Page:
The YF-23 PAV's employed essentially 3 avionics bays: one on either side below the cockpit, and one directly ahead of the foward wheel well accessible from underneath. There were also other access panels designed to facilitate the servicing of nose probes. The PAV's never carried a radar set of any kind; consequently, the nose was made from aluminium.

The following people have contributed to this gallery:

Michael Benolkin
Phil Callihan
Tony Chong
Dale Elhardt
Howard Mason
Sean O'Connor
Alain Retinaud
Bill Spidle
Vladimir Yakubov


PAV-1 undergoing restoration at the National Air Force Museum at Wright Patterson AFB. The bays are largely devoid of the equipment used by the aircraft during the Dem/Val period, but still usefully show the airframe bulkhead construction. This is one of the clearest shots of the avionics bays ever taken.

The YF-23 PAVs employed a canopy in 2 parts with a cross-brace, unlike Lockheed's YF-22. The rear section hinged upwards to permit access to the cockpit. The cockpit was furnished with off-the-shelf equipment based on F-15E switchology. The contribution made to the YF-23 community by uscockpits.com has been awarded. Howard Mason takes credit for producing the first clear and complete walkround of PAV-1. He is the first to produce clear complete shots of the main wheel wells.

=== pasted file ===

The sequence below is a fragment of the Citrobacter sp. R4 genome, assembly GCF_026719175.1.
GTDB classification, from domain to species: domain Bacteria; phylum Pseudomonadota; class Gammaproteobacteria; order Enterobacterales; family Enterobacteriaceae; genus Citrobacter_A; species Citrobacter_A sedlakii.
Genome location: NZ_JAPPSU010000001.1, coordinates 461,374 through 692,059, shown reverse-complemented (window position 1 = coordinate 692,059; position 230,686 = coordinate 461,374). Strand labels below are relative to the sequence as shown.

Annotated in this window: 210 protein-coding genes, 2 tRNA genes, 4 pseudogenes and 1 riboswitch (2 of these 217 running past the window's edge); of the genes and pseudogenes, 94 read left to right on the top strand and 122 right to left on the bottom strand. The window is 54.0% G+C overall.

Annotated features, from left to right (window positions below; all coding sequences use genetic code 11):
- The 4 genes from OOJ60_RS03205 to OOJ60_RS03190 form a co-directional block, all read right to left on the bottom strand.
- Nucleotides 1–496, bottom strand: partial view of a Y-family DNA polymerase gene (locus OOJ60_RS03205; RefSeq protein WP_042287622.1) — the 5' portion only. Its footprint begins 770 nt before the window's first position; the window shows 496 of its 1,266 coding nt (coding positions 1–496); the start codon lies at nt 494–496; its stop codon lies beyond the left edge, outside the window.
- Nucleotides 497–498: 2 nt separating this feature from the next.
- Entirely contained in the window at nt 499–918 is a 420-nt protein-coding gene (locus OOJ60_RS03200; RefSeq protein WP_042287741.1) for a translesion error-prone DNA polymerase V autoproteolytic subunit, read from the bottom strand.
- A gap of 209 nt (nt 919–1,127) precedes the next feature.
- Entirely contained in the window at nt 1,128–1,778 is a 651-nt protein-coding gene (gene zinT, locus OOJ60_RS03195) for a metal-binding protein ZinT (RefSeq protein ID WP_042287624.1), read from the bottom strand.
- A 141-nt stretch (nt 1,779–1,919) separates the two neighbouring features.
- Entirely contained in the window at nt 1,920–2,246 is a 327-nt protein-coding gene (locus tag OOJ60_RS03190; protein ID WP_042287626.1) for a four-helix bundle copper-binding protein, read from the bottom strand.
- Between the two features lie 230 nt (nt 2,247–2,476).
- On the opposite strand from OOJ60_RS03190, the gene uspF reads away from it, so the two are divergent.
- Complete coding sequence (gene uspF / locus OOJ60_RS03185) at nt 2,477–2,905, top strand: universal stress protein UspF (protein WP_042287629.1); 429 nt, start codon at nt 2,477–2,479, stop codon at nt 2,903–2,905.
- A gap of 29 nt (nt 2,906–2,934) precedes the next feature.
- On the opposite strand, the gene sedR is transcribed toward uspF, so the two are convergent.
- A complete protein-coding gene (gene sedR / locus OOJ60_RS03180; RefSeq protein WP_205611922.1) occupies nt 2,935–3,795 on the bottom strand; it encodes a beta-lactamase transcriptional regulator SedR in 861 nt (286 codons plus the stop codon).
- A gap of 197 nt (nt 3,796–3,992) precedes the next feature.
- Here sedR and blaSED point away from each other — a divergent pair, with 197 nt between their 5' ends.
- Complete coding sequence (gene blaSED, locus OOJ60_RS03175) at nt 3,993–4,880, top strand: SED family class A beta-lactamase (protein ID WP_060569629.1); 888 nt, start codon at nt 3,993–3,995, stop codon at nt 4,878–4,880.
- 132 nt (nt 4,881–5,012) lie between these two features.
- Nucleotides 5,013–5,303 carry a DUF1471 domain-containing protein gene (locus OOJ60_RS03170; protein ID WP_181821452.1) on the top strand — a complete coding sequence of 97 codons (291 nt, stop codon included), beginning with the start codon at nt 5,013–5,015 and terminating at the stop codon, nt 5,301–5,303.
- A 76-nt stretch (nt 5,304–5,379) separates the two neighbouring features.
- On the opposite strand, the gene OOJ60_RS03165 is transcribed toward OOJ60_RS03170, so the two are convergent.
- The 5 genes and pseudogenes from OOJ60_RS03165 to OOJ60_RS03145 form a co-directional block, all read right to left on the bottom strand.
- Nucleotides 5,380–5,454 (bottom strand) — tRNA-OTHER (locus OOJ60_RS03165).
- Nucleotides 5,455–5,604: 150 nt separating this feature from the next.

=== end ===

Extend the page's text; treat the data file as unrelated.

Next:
Cockpit of PAV-1. This picture was taken during the Dem/Val programme. The massive F-15E-style HUD has been obscured by the cover.

The YF-23 PAV's employed many components that were distinctly non-stealthy, such as air data sensors and aerials. The overwhelming majority of the panel lines were non-stealthy as well. The prototypes were simply meant to be proof-of-concept vehicles used to demonstrate flying qualities, so fine detail design in regards to stealth was unnecesary. Stealth performance was demonstrated using the RCS model of the proposed production variant, which was built to a much higher standard in terms of fidelity to stealth performance characteristics.


This is the clearest shot yet published of the YF-23's pitot tubes. Thanks to Sean O'Connor of the Secret Projects forum.

Last updated May 2015.

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